Wire service stories on the arson of Frank Morris' shoe shop in Ferriday, and his death four days later as a result of the fire, were printed by several newspapers across the country and reported on local television newscasts.

James Watkins, 79, a retired businessman in Ferriday, said he was in the military living in Shreveport when he got a phone call one night and was told to turn on the television.

The date was December 10, 1964.

"I was stationed at Barksdale but living in town," said Watkins. "I turned on the TV and heard the report about Frank's shop."

Watkins had known Morris for many years and recalled that during the 1945 flood, when most of Concordia was under water, Morris went to Natchez to work in his father's shoe shop. That's where Frank Morris learned the business.

Morris' father, Sullivan, and Sullivan's wife, Ethel, lived at 36 Woodlawn Avenue. The shoe shop was located at 309 North Pine.

"I met Frank's father once," said Watkins. Sullivan Morris "was a short man who wore eyeglasses that rested on the tip of his nose. Frank went over to Natchez in 1945 during the high water to help his father fix shoes."

Morris, said Watkins, was an expert in his trade.

"Frank called himself a 'shoe builder,'" said Watkins, because like a true cobbler, Morris could take the raw materials and turn out a finished product that looked as if it came from a department store.

Watkins recalled that Morris was "very patriotic. During World War II he bought U.S. Savings Bonds."

"I'm buying some hats for the boys," Morris would say when he bought bonds as he remembered the American soldiers abroad needed be clothed, fed and supported.

"He was always concerned about the soldiers," said Watkins.

Two decades later as Watkins sat at his residence in Shreveport and watched a news report on the arson of Frank's Shoe Shop in Ferriday, the Associated Press and United Press International were sending out wire reports to newspapers and television stations across the country.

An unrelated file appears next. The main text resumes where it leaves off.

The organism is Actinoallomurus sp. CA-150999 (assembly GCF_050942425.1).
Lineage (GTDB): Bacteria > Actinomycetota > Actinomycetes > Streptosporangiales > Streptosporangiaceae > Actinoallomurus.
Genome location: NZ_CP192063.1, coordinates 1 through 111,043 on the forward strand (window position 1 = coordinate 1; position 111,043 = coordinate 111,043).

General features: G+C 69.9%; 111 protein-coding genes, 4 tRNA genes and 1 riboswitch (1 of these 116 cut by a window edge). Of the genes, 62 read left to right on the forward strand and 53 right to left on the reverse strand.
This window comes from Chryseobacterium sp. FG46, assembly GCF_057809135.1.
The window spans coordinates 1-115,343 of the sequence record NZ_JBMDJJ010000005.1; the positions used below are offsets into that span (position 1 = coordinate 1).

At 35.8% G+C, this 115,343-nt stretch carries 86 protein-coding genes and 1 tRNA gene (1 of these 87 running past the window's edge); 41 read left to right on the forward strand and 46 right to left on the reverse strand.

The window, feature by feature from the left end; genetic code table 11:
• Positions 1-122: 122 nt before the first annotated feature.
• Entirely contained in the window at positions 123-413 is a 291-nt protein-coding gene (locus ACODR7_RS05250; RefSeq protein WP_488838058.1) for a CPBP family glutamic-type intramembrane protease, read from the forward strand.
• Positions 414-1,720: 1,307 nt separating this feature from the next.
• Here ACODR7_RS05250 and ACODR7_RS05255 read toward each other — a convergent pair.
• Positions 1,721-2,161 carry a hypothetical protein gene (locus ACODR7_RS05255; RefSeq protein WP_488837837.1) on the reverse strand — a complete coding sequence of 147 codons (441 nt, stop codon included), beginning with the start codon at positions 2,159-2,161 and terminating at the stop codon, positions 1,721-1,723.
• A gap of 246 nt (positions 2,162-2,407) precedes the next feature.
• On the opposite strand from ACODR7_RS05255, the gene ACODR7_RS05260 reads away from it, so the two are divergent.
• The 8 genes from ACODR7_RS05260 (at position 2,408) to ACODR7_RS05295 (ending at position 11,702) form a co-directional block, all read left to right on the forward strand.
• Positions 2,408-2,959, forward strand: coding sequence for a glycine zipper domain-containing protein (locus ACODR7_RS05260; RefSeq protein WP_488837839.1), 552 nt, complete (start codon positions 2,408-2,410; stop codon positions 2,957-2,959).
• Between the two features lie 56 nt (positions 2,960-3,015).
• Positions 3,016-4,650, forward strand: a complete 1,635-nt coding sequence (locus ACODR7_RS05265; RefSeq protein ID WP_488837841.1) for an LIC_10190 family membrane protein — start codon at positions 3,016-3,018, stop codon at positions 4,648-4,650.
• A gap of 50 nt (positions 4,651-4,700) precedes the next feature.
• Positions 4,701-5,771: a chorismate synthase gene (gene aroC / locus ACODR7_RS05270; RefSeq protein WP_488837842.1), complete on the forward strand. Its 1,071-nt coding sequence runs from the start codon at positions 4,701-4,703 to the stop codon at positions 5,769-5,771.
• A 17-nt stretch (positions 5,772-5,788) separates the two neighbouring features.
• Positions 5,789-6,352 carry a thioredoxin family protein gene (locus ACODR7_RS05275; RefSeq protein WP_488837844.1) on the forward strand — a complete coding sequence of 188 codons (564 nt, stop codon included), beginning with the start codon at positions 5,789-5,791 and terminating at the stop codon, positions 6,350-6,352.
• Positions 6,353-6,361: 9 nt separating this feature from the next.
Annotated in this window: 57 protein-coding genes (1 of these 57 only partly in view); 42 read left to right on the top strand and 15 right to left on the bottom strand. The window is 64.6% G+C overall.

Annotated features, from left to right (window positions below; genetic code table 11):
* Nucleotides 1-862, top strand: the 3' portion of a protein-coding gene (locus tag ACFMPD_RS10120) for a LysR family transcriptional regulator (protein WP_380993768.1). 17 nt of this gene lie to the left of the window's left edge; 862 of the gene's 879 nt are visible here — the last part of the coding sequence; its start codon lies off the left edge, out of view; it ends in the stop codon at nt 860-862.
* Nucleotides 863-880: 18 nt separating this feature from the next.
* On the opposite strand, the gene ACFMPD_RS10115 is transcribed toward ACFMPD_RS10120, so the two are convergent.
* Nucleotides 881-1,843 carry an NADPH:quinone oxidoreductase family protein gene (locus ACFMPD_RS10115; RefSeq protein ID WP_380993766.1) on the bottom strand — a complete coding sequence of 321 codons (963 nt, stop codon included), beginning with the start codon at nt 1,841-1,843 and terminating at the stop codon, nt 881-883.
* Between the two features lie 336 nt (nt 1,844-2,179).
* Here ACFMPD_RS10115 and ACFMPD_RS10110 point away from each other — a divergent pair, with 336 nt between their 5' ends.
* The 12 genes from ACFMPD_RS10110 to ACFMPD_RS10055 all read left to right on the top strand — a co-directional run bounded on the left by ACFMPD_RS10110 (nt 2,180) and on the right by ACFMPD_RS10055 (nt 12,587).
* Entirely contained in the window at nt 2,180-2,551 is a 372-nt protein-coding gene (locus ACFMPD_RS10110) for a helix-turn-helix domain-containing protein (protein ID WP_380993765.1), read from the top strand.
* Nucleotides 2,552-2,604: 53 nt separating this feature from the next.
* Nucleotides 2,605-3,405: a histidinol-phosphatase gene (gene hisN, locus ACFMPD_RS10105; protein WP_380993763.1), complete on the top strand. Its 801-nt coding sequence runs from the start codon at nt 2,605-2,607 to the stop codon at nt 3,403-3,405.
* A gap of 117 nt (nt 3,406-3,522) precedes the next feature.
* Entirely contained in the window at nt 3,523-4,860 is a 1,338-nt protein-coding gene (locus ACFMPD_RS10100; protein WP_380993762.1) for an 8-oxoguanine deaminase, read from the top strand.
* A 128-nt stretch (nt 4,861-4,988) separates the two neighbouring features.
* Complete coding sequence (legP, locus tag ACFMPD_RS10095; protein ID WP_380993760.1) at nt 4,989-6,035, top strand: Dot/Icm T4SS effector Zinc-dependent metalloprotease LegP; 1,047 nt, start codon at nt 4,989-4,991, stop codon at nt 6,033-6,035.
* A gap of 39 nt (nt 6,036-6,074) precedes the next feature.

In addition to the front page New York Times' story on Morris written by John Herbers, who visited Ferriday in late December 1964, wire service stories also appeared in the Florence Morning News in South Carolina; Victoria Advocate, Abilene Reporter News and San Antonio Light, all in Texas; Bridgeport Telegram, Connecticut; Cedar Rapids Gazette, Iowa; Anderson Herald, Indiana; Charleston Gazette, West Virginia; Waterloo Courier, Iowa; Chicago Daily Defender, Illinois; and Cumberland News, Maryland. This archive material was uncovered recently by law students at Syracuse University who have volunteered their time to help investigate Morris' unsolved murder, one of many that is being reviewed by the FBI at this time.

One Associated Press story datelined "Ferriday" was printed in several newspapers. The Victoria Advocate ran this headline above the story: "FBI Reportedly Probing Louisiana Burning Death."

The story follows:

"FBI agents reportedly are investigating a fire here in which a Negro man active in civil rights and religious work was burned fatally.

"Both federal and local authorities declined Wednesday to discuss the case.

"Frank Morris, 51, died at a hospital here Monday night. He had suffered burns over 90% of his body following an explosion and fire last Thursday at his small shoe repair shop.

"A source close to the investigation said two men walked into Morris' shop and started spilling gasoline over the place. Morris, who lived in the rear, walked in and was chased out by the two men, the source said.

"Moments later there was 'a burst of flames and a big pop,' the source said, and Morris ran out of the flaming building with his clothing on fire.

"The Negro man ran to a nearby service station, where the flames were put out. He was taken immediately to the hospital. The fire occurred between 1 and 2 a.m.

"George Wilson, manager of radio station KFNV, said Morris conducted a gospel program on KFNV each Sunday morning. The program was aimed primarily at Negro audiences, he said.

"Morris was said to be an active member of the National Association for the Advancement of Colored People.

"Five FBI agents reportedly were sent here to investigate. The FBI declined to discuss the case.

"H.G. Maynor, agent-in-charge of the FBI office at New Orleans, said last Thursday that the FBI offered local authorities the use of the FBI laboratory facilities.

"Police and fire departments here refused to talk about the fire.

"A man at the Concordia Parish sheriff's office in nearby Vidalia said he knew nothing about the case. The man said Sheriff Noah W. Cross was 'out in the woods hunting' and not available.

"Ferriday is a small town in northeast Louisiana, about 12 miles northwest of Natchez, MS."

While all of the stories at the time of Morris' death indicated he was active in civil rights, local residents say they don't recall such activity.

"I never knew of it," said Watkins.

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